Sigmund Pollizer, (1913- 1983) was a British artist who came to Cyprus in January 1948 for a short visit that was to last many years. He lived by the coast near Kyrenia town.
In 1955, the artist was chosen to decorate the foyer of the new Public Relations Office in Nicosia, presently the House of Parliament. He produced a huge mural consisting of 84 plates and 171 tiles covering a space of 18 x 9 feet. The design had to be suitable to a building that housed both a theatre and a Government Department, therefore it had to be dramatic and in praise of some aspects of Cyprus.
Pollitzer found inspiration in the thousands of years of art in Cyprus and allowed his own preferences to dictate the choice of shapes. The theme was Cypriot but so was the execution of the mural decoration. Yiannis Eliades and his son Costas of the Keramey’s Pottery at Ayios Georgios near Kyrenia worked with great enthusiasm under the artist’s instructions. All tiles and plates were made by hand and baked once. Pollitzer took six weeks in his studio to fit the pieces together, numbering each one at the back and painting the full design on the face of the tiles and plates. Then, with extreme care not to touch the freshly applied decoration, the pieces were returned to the pottery for glazing and a second firing. Back to the studio these were then assembled again, each one individually wrapped and sent off to the fixers in Nicosia. The workmen of the Public Works Department, under the artist’s supervision and that of the architect’s, Mr. Christophides, did a wonderful job of laying out the mural.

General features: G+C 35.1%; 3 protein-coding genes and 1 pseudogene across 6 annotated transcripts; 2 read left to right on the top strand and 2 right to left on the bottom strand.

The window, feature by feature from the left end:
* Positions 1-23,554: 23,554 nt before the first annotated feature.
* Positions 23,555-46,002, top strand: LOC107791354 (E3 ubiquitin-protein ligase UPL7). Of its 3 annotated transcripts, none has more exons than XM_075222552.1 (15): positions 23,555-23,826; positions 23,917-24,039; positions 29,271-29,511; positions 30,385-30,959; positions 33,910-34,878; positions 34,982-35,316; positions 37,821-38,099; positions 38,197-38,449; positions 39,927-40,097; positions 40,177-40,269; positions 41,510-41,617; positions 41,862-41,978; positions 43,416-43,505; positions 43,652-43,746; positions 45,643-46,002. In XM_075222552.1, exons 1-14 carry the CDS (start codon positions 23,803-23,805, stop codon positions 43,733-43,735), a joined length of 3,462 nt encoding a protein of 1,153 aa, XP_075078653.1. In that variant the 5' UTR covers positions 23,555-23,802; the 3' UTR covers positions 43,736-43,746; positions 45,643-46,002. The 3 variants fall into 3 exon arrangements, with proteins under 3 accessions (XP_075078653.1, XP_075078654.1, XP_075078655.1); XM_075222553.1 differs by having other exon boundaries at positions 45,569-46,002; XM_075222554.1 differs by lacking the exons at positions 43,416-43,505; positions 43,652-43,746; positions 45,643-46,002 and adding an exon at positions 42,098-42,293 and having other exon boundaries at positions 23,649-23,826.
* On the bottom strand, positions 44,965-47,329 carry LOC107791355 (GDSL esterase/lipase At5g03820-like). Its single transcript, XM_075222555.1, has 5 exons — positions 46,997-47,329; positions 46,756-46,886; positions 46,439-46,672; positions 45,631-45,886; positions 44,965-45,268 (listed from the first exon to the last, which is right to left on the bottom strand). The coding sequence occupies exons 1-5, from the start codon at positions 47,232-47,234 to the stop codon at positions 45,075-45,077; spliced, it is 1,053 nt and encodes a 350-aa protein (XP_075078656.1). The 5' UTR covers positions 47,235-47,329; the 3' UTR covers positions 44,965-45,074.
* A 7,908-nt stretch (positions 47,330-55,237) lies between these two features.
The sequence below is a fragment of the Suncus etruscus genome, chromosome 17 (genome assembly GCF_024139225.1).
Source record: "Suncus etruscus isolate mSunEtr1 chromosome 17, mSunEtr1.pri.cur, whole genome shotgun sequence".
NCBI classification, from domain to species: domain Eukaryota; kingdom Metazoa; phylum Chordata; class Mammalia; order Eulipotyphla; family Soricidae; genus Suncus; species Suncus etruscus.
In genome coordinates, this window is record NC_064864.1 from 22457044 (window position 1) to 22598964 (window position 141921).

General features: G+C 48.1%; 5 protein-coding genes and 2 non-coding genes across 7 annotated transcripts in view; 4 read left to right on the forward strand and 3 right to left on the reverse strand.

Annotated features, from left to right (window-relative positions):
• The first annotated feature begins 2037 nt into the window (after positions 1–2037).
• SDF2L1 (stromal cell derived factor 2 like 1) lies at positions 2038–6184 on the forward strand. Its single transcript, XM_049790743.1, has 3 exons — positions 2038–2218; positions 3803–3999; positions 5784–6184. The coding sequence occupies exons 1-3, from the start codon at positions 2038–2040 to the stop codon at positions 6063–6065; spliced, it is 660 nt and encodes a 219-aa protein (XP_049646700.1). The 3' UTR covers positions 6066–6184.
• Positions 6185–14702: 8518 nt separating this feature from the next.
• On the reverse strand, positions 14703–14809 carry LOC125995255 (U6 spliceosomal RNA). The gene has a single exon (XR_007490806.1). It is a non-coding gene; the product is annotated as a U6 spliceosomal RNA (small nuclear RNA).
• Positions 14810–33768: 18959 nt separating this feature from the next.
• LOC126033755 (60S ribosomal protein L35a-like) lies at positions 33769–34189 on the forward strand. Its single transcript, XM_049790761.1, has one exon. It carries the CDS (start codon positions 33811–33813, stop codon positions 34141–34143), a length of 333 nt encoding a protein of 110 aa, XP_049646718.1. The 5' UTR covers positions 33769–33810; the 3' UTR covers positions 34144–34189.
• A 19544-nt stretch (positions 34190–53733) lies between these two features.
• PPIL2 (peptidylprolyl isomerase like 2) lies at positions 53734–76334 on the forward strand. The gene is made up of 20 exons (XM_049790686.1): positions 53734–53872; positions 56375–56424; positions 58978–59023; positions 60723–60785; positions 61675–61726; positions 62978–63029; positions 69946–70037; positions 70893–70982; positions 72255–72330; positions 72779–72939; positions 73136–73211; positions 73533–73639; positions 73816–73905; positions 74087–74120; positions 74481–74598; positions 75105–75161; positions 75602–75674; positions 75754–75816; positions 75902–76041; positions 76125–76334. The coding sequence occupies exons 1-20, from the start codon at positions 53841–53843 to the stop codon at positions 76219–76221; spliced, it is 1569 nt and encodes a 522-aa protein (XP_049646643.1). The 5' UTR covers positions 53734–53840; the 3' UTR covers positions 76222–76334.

The artist chose Cyprvs Aeterna as the title of his work. Cyprvs is the Latin word for Cyprus and woven into the design are the Arabic, the ancient Greek and the Cypriot syllabic word for the island. The central device of a smiling and benevolent sun symbolises the one constant element in the island’s life. On the left is the image of a terracotta female figurine (1400-1200B.C.) with a bird-like face and enormous ears perforated for large clay earrings. She is an oriental inspiration of a goddess found in Syria and Cyprus. Below is a miniature Byzantine church of the type of St. James at Tricomo, while above this panel is a Kylix of the early Iron Age, or Geometric period (7th-6th century B.C.). Almost under the sun is a long panel depicting five different forms of Early Bronze Age pottery (2,200-2,100 B.C.). To the right of the sun one tile portrays an enlarged design of a Roman coin bearing the image of a crowned Aphrodite. Below is a Roman Corinthian capital such as those to be seen at Salamis. Above rides Ayios Mamas, a young local saint on his tamed lion and carrying a lamb. Directly below him is a representation of a steatite ornament in the form of a cross-shaped idol which carries a small cross hung around its neck (3,000 B.C.). At the extreme right bottom corner is the top portion of a Turkish minaret, the latest in date of all things represented. The whole recessed panel is framed by a number of plates with designs based upon antique masks, the large alternating border depicting tragic and demonic masks perhaps like those used at Soli 2,000 years ago. The colours used are clean and bright, typical of painted pottery and pleasing to the eye. The rust background is reminiscent of the Cypriot terracotta and the island’s red earth while the striking green tiles remind one of the verdure of the Troodos mountains. In the artist’s own words: …I have sought to combine in one panel a great many elements, in praise of Cypriot art… Here, set firmly in cement, impervious to wear and to dirt, unfading and comparatively inexpensive to produce, is a large scale mural decoration made entirely in Cyprus.
Thus remains an artist’s conception of a multicultural island.
The ‘Did You Know’ series is made possible with the support of OPAP (Cyprus).